6. Nandi’s curse to Ravana

Ramayana did not only happen because Raavan abducted Sita. A lot of incidents are believed to have happened that predestined the occurrence. Once Raavan tried to visit Lord Shiva, who he was very fond of. Nandi, the bull-faced attendant of Shiva, was in charge and didn’t allow him to enter as Shiva and Parvati were spending time in dalliance.

Raavan started mocking Nandi and speaking ill about Shiva, which made Nandi furious. Hence, Nandi cursed Raavan that monkeys would be the reason for his death. This outraged Raavan, who attempted to lift Mount Kailash and, as a result, got trapped by lord Shiva beneath the mountain. He performed different hymns and penances to please Shiva for thousands of years. Later, Shiva was pleased by his devotion and gave him a powerful sword.

7. The story of Shabari

Lord Rama had a lot of devotees. We have all heard about the loyalty and devotion of Hanuman towards Ram. There is yet another character in the Hindu epic whose devotion stands out, Shabari. Shabari belonged to a lower cast, and she resided in an ashram. She was visually unstable and the wait for the arrival of Ram to get Moksha. All the years, she collects berries for her beloved Ram with the help of her stick. She tastes each of the berries and separates the good ones for Ram. Such is her everyday routine for a long period. Hence, Shabari is also regarded as an epitome of the endless wait.

Many other Rama devotees were in the ashrams, but Ram only chose to pay a visit to Shabari, now an older woman. Shabari was extremely blessed to have her wait come to an end and thanked God for his visit. Irrespective of caste, Ram, a Kshetriya, visited her and tasted her berries.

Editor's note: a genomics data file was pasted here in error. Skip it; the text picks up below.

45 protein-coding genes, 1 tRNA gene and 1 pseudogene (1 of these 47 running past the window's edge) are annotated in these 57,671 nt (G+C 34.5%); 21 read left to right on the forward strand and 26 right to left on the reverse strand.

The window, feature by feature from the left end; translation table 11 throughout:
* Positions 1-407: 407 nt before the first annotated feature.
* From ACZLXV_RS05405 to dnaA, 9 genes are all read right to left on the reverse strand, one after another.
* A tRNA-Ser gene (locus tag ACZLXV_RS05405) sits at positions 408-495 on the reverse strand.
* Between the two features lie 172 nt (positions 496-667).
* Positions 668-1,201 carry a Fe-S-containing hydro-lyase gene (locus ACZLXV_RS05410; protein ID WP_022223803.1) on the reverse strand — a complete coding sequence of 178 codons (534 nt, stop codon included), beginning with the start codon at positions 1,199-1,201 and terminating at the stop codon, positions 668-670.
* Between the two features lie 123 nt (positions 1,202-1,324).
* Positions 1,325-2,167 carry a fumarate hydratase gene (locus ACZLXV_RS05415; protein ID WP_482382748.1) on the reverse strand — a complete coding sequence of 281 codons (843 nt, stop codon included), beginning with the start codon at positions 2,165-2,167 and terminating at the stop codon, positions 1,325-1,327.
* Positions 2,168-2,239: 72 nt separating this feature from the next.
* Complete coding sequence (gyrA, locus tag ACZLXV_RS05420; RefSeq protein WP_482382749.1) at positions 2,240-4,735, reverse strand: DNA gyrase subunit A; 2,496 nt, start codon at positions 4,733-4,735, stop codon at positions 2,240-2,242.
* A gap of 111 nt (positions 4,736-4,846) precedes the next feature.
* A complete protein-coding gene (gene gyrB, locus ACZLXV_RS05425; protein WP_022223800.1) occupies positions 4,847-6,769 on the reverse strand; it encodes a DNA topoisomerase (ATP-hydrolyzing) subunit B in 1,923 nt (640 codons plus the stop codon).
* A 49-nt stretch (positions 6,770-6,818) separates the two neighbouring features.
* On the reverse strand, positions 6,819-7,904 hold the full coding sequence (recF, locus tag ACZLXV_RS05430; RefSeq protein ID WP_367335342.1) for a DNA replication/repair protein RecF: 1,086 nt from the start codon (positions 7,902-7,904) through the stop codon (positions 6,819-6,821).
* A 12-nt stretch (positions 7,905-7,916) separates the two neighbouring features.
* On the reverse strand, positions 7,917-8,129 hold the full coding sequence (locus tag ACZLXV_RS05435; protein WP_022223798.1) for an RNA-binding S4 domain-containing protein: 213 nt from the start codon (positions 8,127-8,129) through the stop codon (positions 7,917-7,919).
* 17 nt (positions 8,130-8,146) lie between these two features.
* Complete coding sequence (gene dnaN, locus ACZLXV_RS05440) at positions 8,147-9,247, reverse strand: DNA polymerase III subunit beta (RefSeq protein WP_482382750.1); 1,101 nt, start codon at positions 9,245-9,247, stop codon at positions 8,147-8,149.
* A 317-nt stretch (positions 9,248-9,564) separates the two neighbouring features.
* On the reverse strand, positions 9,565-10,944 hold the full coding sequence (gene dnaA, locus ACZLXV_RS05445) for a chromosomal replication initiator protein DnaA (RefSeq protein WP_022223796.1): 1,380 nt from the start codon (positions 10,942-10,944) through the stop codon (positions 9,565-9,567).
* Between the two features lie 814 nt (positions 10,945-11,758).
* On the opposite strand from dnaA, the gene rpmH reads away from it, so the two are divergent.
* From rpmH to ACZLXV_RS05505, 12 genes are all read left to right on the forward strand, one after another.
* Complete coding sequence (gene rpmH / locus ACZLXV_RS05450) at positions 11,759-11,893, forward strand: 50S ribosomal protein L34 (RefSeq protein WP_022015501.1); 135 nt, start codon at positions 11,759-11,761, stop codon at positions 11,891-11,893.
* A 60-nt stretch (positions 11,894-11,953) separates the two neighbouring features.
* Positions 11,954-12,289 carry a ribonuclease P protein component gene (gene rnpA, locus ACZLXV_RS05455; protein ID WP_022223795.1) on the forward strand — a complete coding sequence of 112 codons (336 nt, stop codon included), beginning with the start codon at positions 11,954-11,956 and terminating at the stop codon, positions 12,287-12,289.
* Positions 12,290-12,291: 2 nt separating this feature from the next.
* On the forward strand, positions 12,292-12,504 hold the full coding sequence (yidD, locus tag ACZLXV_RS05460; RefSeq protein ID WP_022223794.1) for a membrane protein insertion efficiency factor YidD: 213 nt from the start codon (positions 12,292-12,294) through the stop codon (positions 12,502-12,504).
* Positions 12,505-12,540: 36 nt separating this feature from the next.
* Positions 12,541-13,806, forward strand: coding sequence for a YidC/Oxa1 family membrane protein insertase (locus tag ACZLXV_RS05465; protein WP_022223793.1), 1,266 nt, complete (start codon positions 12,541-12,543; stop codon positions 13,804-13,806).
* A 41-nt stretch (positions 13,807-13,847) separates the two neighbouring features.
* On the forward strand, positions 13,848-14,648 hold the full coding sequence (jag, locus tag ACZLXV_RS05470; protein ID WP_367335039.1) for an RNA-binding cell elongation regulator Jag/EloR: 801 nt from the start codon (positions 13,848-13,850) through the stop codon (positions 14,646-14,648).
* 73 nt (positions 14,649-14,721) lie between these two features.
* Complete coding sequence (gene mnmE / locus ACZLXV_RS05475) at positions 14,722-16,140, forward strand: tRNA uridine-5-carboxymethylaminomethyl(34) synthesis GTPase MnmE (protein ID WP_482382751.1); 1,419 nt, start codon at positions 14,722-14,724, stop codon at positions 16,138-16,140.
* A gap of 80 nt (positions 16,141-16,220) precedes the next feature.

Lakshmana objected a little at first as the berries were pre-tasted by the lady herself; Ram explained how all the food he had eaten had never come close to the berries the woman offered him. The pure devotion reflected in her berries. Not only that, but Rama also blesses her with vision and a tree that naturally grows leaves into bowls. Shabari then suggests Rama take help from Sugreev and guides him to Kiskindha. Shabari, as written in the Ramayana, was a very knowledgeable saint.

8. Different versions of Ramayana

There are said to be almost three hundred versions of Ramayana. The oldest Ramayana is the Sanskrit version attributed to Narada Muni, whose knowledge was further passed down to Maharishi Valmiki, who later penned the presently available epic version. As the Hindu epic has spread all over the world, different versions are available.

9. The story of Vali

Vali and Sugreev were brothers and the sons of the Sun god – Surya. Vali was extremely strong and had been blessed by Brahma that in a fight, he would get half of his opponent’s strength. So, it was quite impossible to defeat him. He had won over Raavan and had carried him in his armpit for days. When Vali and Sugreev went against each other, Rama supported Sugreev. Vali and Sugreev fought, and Rama hid and killed Vali with his bow. While breathing his last, Vali tells his son, Angad, to support Ram and follow in his uncle’s footsteps. Ram also promised that he could be able to avenge his unjust murder. Later, Vali gets born as a hunter, Jara, who kills Lord Krishna, mistaking him for a deer in Dwapara Yuga.

10. Narada’s curse on Lord Vishnu

Narada was a holy sage and devoted most of his time to penance. This frightened Indra, and he appealed to Vishnu to break his holiness. Vishnu then took the form of Mohini, who happened to lure Narada. Shortly, a Swayamvara of the beautiful lass was organized, and Narada was determined to participate. He went to Lord Vishnu, requesting to give the lord’s good looks for that particular day. Vishnu nodded and said that whatever he shall do would be in favor of Narada. Unaware of the fact that Vishnu had indeed given him a hideous avatar of a monkey-like face, he reached the place where the Swayamvara was meant to happen.

Narada in monkey-face is ridiculed in the ceremony, and as he sees himself in the mirror, he gets agitated. He curses Vishnu that the monkey face will only be able to help him in his human life form and that just like how he got separated from his love, Mohini, he too has to be separated from his love. Soon after that, Mohini comes in the real form of Vishnu, and Narada repents his curse, but Vishnu happily accepts it.